- Making merit in the name of a deceased
- By helping oneself one helps others
- A medicine for treating the ills of life
- The primal disease
- Becoming aware of sense contact
- Restraining the senses to see more clearly
- The development of the mind
- Qualities of Samādhi
- Right Samādhi
- The real value of Samādhi
- The Four Foundations of Mindfulness
- Sati and Samādhi
- Sati and Vipassanā
- Keeping awareness in the present
- Dhamma practice: passive or active?
- In conclusion
- Author’s Note
Sati and Vipassanā
The practice of vipassanā meditation emphasizes the use of sati. If there is no sati, paññā cannot function. Sati itself has many different functions. First, sati allows us to be aware of the sensations that enter our consciousness as they arise. Usually our minds are trapped by delight and aversion. When a sensation arises which produces pleasant feeling we feel happy and we like that sensation. If another type of sensation arises, one that produces unpleasant feeling, we don’t like it and give in to aversion. Whenever our mind delights or is averse, or likes or dislikes anything, it gets stuck on that sensation. The mind fixes itself onto the sensation but, being temporary, in a moment the sensation has passed, becoming a past experience. Immediately there follows a new sensation, but the mind, being stuck on the sensation which just passed, does not follow the new sensation that is arising. That which has just passed becomes the past, so it is said that the mind which proliferates has fallen into the past.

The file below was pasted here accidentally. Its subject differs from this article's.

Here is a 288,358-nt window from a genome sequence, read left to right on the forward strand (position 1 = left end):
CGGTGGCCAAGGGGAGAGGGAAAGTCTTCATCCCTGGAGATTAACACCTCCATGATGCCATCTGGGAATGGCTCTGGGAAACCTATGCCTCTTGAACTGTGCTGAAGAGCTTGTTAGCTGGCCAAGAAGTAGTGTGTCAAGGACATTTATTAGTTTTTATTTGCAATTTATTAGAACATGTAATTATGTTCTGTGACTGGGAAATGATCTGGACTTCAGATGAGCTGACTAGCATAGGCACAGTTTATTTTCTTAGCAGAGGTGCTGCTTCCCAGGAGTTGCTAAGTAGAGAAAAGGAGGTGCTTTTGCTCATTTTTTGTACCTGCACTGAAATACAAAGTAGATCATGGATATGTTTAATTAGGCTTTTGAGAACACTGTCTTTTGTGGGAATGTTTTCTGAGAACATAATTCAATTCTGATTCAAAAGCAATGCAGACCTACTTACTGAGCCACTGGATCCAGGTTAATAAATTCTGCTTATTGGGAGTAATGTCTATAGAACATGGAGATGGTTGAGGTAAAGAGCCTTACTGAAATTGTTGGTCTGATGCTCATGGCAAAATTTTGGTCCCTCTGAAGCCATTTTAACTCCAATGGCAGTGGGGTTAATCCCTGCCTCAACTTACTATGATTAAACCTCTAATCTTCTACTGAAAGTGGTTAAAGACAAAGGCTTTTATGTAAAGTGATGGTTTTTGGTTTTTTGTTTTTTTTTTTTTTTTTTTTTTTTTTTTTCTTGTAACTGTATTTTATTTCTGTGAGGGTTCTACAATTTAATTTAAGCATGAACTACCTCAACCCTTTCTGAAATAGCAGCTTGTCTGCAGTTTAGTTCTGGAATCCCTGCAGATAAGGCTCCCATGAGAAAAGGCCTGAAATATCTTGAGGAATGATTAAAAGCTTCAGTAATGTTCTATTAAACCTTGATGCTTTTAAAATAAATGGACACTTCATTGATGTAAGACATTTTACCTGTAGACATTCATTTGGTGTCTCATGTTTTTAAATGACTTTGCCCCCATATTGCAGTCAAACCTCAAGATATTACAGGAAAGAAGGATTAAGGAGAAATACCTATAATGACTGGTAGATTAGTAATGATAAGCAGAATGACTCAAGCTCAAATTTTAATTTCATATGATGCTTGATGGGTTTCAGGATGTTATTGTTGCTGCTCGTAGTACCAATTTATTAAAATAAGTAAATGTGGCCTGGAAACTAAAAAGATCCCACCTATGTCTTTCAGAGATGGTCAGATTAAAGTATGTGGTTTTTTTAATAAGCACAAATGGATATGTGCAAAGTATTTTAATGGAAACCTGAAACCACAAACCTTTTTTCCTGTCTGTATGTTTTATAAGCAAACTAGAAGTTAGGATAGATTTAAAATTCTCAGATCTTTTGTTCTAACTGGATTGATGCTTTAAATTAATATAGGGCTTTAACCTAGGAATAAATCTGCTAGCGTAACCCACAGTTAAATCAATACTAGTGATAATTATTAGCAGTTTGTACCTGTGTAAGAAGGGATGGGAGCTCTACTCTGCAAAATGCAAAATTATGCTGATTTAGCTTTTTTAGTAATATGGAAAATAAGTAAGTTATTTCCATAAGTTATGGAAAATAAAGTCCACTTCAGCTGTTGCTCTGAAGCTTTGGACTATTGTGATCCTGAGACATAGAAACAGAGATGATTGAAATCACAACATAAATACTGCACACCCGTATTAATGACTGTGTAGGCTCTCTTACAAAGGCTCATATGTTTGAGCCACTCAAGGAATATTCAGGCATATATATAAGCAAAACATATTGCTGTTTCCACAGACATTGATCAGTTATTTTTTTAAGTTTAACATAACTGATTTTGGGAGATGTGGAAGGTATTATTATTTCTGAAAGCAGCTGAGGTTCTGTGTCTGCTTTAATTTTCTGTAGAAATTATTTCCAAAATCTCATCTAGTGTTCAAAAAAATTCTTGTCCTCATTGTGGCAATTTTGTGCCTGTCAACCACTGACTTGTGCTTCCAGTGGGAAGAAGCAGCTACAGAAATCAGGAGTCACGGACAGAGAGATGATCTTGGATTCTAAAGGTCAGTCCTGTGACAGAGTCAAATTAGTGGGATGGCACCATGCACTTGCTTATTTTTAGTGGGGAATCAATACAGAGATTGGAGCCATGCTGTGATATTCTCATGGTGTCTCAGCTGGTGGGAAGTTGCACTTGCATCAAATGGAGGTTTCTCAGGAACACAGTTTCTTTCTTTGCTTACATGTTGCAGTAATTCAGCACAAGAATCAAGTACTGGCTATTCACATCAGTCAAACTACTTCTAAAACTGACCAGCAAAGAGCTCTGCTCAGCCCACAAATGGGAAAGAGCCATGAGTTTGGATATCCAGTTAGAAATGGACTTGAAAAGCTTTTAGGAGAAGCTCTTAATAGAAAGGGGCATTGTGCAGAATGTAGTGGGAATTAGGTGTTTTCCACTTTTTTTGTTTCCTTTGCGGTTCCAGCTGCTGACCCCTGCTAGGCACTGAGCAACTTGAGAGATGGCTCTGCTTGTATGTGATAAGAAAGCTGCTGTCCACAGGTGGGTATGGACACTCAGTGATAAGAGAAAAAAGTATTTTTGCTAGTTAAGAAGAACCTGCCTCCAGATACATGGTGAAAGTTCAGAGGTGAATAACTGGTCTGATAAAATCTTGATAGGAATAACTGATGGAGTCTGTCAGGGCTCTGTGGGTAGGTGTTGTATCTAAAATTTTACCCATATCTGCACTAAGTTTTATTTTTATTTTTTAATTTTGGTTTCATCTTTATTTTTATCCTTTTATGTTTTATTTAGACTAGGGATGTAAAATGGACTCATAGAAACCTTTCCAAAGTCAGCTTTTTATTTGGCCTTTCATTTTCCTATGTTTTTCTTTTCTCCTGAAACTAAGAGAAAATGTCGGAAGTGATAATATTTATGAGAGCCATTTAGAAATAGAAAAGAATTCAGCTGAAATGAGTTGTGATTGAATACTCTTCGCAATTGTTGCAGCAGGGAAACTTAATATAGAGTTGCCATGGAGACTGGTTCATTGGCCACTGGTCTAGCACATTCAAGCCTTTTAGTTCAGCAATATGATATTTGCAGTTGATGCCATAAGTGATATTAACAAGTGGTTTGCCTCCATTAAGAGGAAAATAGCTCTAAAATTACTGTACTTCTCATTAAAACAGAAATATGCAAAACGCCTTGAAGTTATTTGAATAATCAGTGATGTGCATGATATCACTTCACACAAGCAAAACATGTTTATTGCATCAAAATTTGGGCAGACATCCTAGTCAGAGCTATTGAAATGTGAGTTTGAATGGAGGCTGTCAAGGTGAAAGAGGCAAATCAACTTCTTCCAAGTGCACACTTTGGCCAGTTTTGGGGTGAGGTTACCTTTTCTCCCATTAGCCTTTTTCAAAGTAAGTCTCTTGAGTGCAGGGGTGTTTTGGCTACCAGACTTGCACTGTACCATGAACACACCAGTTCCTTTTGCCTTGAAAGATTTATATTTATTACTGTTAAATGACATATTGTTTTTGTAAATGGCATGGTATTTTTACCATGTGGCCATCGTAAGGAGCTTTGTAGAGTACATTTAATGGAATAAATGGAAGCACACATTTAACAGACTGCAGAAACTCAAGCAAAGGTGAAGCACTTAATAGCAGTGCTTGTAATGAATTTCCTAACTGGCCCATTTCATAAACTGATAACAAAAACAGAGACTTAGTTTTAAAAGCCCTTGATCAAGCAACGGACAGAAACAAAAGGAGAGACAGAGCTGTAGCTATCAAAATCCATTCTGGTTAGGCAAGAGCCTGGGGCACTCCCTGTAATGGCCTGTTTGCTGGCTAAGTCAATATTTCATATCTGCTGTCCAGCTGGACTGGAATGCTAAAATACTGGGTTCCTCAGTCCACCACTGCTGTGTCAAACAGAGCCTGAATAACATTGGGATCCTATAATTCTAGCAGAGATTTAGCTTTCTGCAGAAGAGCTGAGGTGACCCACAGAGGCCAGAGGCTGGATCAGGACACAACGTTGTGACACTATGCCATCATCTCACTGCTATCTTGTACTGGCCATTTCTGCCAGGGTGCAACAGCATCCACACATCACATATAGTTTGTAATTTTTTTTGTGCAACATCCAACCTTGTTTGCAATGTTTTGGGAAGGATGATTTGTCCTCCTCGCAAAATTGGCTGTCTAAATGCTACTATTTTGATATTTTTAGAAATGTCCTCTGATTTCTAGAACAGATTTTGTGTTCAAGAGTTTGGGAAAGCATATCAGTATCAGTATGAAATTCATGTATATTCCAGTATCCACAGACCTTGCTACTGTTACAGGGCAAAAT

Just as the mind falls into the past, it can also float off and begin projecting fantasies about the future. The mind which is not aware in the present moment is the mind which delights and feels averse. The mind, either delighting or feeling averse, must clutch onto some particular sensation. As soon as it clutches onto any particular sensation it falls into the past, even if only for a second.